Carlyle Plans India, Japan Property Deals


The Carlyle Group hopes to seal its first property deal in India this year and is buying homes for the elderly in Japan, as the private equity firm's real estate arm looks to make inroads in Asia.

In an interview, Jason Lee, Carlyle's head of Asia property investment, also said he would consider buying out underperforming real estate investment trusts (REITs) in Japan and taking stakes in Chinese and Indian developers.

With about $410 million of equity already in Chinese and Japanese property, Carlyle is turning to India's thriving economy -- first partnering with developers on projects, with second-tier cities such as Chennai, Pune and Hyderabad favored.

"We're working on a number of investments we hope will close," Lee told Reuters. "Our strategy is really to focus on strategic partnerships, firstly and foremost."

Like most foreign investors, Lee is keen to help fill India's estimated shortfall of 20 million homes. Internal rates of return on development are typically 20-30%, and cash is easily regenerated through home sales.

Owning office blocks or malls is riskier in the immature property market because they can be difficult to sell.

India's property industry has been buzzing since rules on inbound investment in the construction industry were eased in early 2005, prompting an influx of private equity funds such as those run by Morgan Stanley and Citigroup .

Property prices in major cities have doubled in the last two years, but have cooled in the last couple of months because the soaring market and rising interest rates started to pinch even the most upwardly mobile of India's growing middle class.

"In Mumbai, New Delhi and Bangalore, sure, there's a general concern about pricing," Lee said. "But when you move out to places like Pune, Hyderabad, Chennai ... all these cities have great potential."

Greying Japan

In Japan, Carlyle is eschewing expensive Tokyo but hoping to tap growing demand for "senior housing" among a fast-ageing population by partnering with a unit of Tokio Marine & Nichido Fire Insurance in a joint venture that will buy and refurbish buildings for senior housing.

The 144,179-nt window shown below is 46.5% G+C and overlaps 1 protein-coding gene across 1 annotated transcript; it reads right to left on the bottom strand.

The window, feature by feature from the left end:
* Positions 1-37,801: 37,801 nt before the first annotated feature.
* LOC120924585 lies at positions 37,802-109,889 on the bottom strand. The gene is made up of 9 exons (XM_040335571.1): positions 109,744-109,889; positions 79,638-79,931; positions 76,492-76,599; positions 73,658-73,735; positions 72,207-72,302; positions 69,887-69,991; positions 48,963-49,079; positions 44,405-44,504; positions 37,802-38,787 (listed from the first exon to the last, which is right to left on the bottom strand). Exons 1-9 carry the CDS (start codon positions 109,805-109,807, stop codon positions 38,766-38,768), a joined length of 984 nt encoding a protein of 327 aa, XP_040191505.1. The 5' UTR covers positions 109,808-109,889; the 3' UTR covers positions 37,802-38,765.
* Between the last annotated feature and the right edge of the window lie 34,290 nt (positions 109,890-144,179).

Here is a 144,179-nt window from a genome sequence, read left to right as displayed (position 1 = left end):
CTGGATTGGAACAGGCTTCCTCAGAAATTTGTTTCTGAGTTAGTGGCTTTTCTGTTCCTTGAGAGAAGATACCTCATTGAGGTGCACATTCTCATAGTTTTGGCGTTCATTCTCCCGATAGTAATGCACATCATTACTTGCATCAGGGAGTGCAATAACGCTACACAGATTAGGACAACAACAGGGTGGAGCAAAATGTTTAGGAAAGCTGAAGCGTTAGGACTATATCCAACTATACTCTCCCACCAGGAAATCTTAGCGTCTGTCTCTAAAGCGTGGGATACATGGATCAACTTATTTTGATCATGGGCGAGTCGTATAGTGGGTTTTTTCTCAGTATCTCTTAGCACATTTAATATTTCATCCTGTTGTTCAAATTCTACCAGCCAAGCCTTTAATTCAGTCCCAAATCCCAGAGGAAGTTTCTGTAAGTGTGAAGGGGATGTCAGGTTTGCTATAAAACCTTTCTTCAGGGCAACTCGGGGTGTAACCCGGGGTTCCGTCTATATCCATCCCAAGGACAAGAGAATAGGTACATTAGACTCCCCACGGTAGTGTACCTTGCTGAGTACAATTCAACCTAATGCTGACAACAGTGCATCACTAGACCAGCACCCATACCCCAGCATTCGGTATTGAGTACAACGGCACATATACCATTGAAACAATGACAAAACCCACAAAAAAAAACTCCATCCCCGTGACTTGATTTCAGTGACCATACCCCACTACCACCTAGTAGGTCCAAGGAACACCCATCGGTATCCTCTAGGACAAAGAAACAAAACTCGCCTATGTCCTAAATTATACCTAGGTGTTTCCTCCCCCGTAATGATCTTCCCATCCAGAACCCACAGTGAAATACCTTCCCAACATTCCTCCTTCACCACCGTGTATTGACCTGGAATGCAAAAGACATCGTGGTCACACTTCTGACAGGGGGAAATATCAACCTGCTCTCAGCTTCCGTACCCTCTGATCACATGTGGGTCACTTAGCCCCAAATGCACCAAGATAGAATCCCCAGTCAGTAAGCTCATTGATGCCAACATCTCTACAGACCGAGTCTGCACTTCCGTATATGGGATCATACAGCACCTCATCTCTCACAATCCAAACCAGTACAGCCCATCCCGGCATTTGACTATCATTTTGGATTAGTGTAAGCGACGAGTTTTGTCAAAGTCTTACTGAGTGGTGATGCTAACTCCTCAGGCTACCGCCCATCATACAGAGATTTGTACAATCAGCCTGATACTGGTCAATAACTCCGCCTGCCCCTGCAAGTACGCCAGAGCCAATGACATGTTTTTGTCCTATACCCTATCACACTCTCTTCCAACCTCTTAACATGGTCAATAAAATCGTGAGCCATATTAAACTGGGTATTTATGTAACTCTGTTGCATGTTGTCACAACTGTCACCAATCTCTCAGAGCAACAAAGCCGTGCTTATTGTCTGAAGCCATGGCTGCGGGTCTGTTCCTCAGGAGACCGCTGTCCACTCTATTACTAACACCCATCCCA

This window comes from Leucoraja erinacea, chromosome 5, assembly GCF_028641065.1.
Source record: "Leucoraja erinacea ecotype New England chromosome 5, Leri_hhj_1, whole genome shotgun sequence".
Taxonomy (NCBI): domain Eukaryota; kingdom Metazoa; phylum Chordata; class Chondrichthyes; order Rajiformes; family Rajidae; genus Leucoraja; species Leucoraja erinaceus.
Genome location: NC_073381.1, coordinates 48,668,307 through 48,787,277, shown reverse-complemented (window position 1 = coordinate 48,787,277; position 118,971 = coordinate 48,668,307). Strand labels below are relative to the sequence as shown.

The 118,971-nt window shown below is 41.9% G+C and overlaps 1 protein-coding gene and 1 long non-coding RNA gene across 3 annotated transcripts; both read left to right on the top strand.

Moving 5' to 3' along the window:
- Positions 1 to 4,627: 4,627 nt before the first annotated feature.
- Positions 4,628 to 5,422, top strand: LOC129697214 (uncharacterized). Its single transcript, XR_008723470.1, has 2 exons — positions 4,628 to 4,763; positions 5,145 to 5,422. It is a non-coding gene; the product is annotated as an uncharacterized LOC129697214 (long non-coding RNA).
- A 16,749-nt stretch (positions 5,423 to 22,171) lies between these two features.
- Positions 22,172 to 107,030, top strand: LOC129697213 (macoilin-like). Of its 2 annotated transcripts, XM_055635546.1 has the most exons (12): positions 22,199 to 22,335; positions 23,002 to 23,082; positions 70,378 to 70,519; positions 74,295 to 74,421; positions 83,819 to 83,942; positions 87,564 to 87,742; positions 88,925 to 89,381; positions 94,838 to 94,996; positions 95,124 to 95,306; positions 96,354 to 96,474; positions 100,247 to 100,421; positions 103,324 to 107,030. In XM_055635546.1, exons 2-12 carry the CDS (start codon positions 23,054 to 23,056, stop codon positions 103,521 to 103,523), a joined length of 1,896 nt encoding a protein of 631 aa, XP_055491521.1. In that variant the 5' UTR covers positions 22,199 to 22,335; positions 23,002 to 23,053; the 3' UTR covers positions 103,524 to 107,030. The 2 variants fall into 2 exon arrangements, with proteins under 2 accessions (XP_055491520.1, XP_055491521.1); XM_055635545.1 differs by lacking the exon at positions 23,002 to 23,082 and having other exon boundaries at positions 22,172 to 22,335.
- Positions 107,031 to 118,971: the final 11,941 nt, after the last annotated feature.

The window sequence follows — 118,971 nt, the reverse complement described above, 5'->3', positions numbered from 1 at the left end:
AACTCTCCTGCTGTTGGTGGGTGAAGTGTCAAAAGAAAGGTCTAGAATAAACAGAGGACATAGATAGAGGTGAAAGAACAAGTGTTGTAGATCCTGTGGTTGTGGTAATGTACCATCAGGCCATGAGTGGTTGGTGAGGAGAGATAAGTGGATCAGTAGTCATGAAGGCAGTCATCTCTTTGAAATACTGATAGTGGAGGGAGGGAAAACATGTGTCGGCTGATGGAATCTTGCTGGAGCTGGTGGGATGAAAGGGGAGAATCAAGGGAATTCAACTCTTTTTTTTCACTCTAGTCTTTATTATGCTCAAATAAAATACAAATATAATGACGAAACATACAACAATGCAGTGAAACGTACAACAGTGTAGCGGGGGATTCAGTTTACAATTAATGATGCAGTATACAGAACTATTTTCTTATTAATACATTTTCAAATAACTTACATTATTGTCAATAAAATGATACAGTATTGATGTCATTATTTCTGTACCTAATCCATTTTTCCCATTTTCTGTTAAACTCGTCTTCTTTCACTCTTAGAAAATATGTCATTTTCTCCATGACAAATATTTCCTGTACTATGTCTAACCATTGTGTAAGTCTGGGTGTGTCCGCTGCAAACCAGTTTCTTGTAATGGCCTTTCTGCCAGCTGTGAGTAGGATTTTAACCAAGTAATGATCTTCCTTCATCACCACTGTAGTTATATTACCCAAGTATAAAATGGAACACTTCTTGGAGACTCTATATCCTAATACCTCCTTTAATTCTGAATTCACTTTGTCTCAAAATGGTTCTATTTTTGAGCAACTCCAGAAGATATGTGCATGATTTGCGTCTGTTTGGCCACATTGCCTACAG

Tokio Marine is a unit of Millea Holdings. Lee said the first deal in a 18- to 24-month acquisition program would come "within the next several weeks," with the portfolio likely to be finally worth $500 million.

"We're looking at the demographics and trying to get into emerging sectors, where we think there's tremendous growth," Lee said.

Some estimates show Japan will have one person over 65 to every two of working age by 2025, a higher dependency ratio than any other major industrialized country. Now pensioners make up nearly a quarter of the 127 million population, and over-50s hold 75% of Japan's individual wealth.

Carlyle, which has spent $170 million to build up a portfolio of shopping centers in Japan with asset management firm S.O.W., would also consider buying Japanese REITs and taking them private.

Japan's $40 billion property trust market has ended a five-year bull run with a steep fall. Several REITs are down more than 20% in the last month, and around half of the 41 trusts now trading at a discount to net asset value -- with residential portfolios doing particularly badly.

"We believe this is one area of opportunity in the near future," Lee said.

He added that non-recourse loans were easily available and only "marginally" more expensive in Japan since the U.S. subprime crisis sparked a credit crunch in many global markets.

In a strategy also employed by Morgan Stanley's property arm, Carlyle is looking to take equity stakes in ambitious developers in China and India, once it develops a good partnership on individual projects.

In China, the company has five investments and is looking to partner with developers in building more housing in secondary cities. For example, Carlyle recently partnered with a local developer called Capland Property Development Group in Qingdao.

"Once we partner with a developer and the partnership proves to be a win-win, then it could lead to an entity-level investment to help the company grow and potentially go public," Lee said.